The topic of being more likable might seem like high school banter at first, but the way you're perceived by others can have a real impact on your career and relationships. Likability is more than just popularity; it's a combination of personable skills that allows some people to forge an innate connection with those around them within minutes of meeting.
So what sets seriously likable people apart from their peers? According to Inc., it's a delicate balance between humility and confidence. In writer Lolly Daskal's words, "Likable people are humble enough to know that they are not better than anyone else but they are wise enough to know they are different from the rest."
Research suggests that the benefits of being likable go beyond the ego boost. Studies indicate that happy people tend to be more productive, creative, connected, and likable. Who wouldn't want that?
Emulate these five habits to learn from exceptionally likable people:
- Likable people focus on adding value. Many people approach relationships by questioning how it could benefit them. Instead, likable people concentrate about adding value to conversations and being of service to others.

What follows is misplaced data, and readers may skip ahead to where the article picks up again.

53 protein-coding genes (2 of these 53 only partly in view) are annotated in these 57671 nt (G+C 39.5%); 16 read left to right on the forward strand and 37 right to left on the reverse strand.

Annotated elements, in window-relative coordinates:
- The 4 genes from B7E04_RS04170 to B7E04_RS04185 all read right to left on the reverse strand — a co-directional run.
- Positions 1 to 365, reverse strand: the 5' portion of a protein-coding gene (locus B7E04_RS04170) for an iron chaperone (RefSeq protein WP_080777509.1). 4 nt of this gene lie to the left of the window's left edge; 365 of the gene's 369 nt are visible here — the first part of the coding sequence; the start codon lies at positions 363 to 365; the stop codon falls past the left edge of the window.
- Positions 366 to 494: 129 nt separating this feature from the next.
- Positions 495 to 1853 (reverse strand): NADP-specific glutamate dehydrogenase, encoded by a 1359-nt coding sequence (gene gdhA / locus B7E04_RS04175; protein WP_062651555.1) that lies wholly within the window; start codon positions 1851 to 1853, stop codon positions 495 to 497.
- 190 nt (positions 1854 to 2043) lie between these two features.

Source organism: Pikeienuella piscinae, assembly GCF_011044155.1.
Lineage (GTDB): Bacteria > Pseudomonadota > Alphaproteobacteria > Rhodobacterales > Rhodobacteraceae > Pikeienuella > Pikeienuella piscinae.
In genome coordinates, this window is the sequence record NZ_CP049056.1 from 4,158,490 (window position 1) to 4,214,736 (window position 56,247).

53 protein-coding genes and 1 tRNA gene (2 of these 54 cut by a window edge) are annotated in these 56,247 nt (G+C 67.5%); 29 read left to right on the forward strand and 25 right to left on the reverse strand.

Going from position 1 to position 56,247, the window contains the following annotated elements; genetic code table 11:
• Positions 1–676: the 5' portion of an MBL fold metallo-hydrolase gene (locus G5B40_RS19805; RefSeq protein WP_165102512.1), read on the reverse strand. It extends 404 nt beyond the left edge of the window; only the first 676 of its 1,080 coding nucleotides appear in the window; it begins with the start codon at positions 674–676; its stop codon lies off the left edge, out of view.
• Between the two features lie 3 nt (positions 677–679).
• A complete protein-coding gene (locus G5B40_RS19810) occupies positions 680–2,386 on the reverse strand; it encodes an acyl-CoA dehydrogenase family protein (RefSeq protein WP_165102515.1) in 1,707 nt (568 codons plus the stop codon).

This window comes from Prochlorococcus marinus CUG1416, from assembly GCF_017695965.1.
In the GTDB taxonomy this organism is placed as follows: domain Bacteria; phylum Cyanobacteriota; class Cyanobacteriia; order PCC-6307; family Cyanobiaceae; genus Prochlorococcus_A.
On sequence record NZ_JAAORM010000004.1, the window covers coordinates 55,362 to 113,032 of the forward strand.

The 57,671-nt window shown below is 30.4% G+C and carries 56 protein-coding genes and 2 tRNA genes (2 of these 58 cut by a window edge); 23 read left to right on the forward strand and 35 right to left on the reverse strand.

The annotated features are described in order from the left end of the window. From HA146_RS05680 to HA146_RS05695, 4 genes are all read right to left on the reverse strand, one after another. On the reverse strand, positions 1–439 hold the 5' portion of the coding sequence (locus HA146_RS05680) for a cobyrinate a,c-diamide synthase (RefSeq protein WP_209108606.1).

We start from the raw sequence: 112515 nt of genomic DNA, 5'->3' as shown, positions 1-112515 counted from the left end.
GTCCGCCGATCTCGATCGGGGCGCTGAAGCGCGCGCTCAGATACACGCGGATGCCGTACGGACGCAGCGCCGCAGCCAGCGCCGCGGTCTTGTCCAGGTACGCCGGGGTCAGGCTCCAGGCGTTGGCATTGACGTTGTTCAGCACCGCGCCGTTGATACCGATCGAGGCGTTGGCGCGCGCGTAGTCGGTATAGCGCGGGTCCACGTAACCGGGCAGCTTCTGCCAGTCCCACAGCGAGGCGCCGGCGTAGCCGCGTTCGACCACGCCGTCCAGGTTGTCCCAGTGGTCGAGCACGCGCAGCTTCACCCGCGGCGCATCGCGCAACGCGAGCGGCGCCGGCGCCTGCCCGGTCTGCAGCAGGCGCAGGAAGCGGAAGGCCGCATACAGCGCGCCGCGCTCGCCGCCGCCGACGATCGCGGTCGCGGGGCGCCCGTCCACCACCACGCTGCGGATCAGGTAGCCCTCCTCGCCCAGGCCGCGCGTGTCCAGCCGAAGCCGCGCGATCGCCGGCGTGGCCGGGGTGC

- Likable people are genuine. Be genuine and speak with authenticity. Speak up if you don't know something; ask if you need help; be honest about your shortcomings to show humility.
- Likable people are excellent listeners. Likable people encourage others to speak about themselves, rather than try to be the center of attention.
- Likable people are always present. They hold strong eye contact and make you feel like you're valuable and worth listening to. Next time you catch up with a friend, put your phone away and show that they have your full attention.
- Likable people know how to connect. Make an effort to remember people's names, and adopt positive facial expressions by smiling and nodding during conversation.